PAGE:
The case for Christianity cannot be entirely built from the existence of moral evil, but in the times in which we live, we cannot neglect that case or the kind of world we forfeit if we abandon it.


  1. It is my opinion that the “knowledge of good and evil” that seperates us from God, is the ability for us to define our own morality.

    It is also this ability, I think, that is our destinctive differnece from other species. We have the ability to reason, emotionalise and redefine (or define) what things are. Animals don’t seem to have this capacity. They can make use of things (i.e. basic tools) but don’t have the linguistic capability to abtsraction to the point where they can define their own morality.

    I stand to be corrected if any animal behavioural/ cognitive scientists are out there and have reserached in this area.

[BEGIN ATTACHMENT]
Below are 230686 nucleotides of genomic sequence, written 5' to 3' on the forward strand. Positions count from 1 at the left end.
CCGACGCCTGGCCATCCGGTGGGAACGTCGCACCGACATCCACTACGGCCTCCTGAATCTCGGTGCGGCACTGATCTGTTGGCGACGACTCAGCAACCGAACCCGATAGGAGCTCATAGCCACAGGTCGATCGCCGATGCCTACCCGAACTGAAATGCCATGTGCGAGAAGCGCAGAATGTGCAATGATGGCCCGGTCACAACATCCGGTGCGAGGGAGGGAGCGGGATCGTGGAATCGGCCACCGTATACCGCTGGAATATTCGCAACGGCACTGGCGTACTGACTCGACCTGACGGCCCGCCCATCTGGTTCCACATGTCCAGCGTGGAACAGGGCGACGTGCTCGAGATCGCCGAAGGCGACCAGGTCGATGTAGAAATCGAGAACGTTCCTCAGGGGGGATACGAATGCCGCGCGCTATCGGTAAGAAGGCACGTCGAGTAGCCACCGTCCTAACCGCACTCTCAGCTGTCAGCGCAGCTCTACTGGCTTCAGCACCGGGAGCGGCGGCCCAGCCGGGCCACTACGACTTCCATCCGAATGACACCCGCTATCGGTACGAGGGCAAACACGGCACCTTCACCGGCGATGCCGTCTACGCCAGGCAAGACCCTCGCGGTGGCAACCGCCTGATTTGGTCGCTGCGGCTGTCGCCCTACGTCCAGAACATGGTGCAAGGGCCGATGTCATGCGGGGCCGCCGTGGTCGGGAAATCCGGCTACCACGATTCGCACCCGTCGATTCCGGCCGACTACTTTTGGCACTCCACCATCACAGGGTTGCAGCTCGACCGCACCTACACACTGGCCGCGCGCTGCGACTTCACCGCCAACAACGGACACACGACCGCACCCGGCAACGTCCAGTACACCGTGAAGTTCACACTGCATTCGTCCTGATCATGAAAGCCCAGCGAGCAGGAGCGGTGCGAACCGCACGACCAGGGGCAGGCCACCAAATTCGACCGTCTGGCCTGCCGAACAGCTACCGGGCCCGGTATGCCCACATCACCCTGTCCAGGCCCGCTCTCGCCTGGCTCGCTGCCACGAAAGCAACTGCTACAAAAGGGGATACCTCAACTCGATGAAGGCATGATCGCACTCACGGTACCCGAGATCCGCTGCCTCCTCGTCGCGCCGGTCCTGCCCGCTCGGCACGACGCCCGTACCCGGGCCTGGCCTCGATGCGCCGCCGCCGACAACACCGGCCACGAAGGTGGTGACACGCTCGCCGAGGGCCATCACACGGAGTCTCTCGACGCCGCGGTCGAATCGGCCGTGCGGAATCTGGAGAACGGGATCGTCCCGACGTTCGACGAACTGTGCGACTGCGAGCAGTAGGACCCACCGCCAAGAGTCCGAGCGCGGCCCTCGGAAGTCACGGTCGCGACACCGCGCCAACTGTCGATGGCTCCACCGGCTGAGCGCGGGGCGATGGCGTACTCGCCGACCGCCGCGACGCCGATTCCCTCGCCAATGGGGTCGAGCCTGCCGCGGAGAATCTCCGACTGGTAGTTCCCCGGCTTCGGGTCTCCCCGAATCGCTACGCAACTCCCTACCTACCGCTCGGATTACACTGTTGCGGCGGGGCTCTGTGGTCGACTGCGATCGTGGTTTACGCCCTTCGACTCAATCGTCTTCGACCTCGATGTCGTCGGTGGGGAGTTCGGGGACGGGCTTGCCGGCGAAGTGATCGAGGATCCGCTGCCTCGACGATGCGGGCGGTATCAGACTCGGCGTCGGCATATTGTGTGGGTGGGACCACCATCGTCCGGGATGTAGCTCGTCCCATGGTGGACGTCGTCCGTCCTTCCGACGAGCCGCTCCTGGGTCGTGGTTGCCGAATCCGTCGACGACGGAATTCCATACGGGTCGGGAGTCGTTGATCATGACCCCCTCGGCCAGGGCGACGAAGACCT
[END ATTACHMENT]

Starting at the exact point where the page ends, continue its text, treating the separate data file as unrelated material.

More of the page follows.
It is this ability to “name” or “define” evil and good that seperated/ seperates Human from God. It is also this ability that allows us to humble oursevles before him and accept His definitions about these things.

  2. Many thanks for the link to the Zacharias piece. Os, I know, from having worked in our community. He always has important apologetic insights. And thank you for your words concerning the danger of neglecting the problematic of moral evil in today’s world and in the times we live, which might we say, are often times when evil is what somebody else does to me. The life and times of the victim are very important, yet a very one-sided portrayal of truth and reality.